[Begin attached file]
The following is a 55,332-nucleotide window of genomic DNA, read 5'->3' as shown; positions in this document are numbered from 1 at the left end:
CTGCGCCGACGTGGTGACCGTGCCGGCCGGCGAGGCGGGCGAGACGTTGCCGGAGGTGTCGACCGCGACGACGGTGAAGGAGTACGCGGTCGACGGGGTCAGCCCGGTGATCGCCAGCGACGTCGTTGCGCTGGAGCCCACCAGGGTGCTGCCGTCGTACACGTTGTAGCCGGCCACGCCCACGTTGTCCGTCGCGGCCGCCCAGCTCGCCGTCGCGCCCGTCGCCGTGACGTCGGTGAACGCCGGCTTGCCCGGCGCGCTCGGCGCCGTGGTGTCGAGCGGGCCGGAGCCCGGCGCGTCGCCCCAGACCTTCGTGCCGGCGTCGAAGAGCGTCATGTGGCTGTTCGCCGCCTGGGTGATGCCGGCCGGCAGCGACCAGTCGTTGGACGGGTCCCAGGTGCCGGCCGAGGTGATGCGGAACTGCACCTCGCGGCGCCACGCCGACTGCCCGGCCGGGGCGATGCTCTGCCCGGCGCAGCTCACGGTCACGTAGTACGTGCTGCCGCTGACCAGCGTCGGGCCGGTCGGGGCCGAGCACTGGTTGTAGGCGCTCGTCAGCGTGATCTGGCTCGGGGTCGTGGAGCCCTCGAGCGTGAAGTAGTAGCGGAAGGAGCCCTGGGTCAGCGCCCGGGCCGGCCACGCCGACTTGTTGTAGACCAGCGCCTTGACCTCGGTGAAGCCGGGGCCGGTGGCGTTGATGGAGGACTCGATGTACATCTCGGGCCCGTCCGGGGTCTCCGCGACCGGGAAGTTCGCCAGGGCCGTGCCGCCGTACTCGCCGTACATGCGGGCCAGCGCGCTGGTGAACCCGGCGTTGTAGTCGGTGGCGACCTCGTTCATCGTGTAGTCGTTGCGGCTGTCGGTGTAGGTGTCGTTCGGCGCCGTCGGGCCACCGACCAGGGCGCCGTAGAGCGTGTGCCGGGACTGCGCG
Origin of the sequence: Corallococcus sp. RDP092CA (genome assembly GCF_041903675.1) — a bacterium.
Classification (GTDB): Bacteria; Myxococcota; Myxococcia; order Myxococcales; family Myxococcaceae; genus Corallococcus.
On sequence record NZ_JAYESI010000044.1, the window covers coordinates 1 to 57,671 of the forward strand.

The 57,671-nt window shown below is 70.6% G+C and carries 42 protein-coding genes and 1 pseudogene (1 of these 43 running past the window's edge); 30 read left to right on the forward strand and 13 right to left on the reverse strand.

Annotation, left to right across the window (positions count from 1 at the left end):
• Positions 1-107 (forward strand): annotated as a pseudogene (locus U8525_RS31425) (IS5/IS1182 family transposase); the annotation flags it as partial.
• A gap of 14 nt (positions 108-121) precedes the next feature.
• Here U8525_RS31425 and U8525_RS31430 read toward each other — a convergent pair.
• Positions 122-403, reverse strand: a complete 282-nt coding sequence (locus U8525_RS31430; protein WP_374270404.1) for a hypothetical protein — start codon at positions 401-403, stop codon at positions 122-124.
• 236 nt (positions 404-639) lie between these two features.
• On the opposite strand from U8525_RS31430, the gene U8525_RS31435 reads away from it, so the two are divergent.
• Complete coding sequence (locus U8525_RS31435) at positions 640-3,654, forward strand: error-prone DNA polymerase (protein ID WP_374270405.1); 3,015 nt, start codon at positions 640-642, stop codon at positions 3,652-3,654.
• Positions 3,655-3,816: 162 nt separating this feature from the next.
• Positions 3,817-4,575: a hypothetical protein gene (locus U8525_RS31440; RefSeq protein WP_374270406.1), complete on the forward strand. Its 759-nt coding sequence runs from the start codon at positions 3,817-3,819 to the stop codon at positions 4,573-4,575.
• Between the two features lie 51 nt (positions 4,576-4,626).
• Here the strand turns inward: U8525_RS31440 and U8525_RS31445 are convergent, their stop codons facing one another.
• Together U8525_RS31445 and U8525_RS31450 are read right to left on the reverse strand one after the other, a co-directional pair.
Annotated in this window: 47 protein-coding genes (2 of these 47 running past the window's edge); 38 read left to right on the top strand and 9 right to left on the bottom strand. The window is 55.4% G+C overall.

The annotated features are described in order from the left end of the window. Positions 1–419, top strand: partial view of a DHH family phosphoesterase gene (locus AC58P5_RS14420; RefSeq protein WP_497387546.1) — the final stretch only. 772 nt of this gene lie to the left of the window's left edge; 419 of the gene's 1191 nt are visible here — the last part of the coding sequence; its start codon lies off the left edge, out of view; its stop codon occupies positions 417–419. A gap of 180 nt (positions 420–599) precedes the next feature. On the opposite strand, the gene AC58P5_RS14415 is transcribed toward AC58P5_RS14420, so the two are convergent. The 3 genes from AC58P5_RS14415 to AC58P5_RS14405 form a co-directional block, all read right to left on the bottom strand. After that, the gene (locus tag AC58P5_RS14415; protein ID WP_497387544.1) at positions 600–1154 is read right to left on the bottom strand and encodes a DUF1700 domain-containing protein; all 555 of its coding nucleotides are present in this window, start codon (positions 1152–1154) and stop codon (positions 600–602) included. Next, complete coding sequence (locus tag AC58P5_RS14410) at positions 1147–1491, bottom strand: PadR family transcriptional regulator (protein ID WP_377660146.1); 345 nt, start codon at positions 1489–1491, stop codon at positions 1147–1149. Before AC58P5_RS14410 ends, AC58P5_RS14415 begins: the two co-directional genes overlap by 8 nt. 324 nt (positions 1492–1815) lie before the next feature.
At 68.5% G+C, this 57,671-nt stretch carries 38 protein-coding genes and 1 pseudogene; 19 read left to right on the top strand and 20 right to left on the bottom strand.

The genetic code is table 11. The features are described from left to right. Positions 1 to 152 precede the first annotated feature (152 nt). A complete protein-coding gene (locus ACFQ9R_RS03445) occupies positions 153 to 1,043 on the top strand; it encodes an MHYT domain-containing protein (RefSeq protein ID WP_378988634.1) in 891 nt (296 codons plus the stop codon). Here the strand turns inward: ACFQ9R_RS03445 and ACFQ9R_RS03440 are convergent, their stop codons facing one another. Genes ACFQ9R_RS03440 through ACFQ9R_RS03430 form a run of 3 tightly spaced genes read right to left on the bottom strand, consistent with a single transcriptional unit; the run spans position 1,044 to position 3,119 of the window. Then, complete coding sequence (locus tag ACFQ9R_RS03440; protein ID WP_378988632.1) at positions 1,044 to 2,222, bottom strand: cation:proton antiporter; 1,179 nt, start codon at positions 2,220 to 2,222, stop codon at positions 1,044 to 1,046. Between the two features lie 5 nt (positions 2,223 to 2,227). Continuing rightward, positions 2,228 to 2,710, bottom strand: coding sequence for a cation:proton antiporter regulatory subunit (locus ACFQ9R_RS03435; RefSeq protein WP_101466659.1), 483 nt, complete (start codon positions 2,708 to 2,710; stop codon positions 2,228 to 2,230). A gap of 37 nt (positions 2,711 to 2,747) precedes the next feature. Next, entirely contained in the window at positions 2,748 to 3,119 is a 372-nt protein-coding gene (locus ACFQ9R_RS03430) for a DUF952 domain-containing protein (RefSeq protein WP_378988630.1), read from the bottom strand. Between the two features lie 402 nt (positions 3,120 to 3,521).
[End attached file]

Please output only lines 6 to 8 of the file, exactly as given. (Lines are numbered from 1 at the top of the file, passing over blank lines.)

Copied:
The 57,671-nt window shown below is 70.6% G+C and carries 42 protein-coding genes and 1 pseudogene (1 of these 43 running past the window's edge); 30 read left to right on the forward strand and 13 right to left on the reverse strand.

Annotation, left to right across the window (positions count from 1 at the left end):
• Positions 1-107 (forward strand): annotated as a pseudogene (locus U8525_RS31425) (IS5/IS1182 family transposase); the annotation flags it as partial.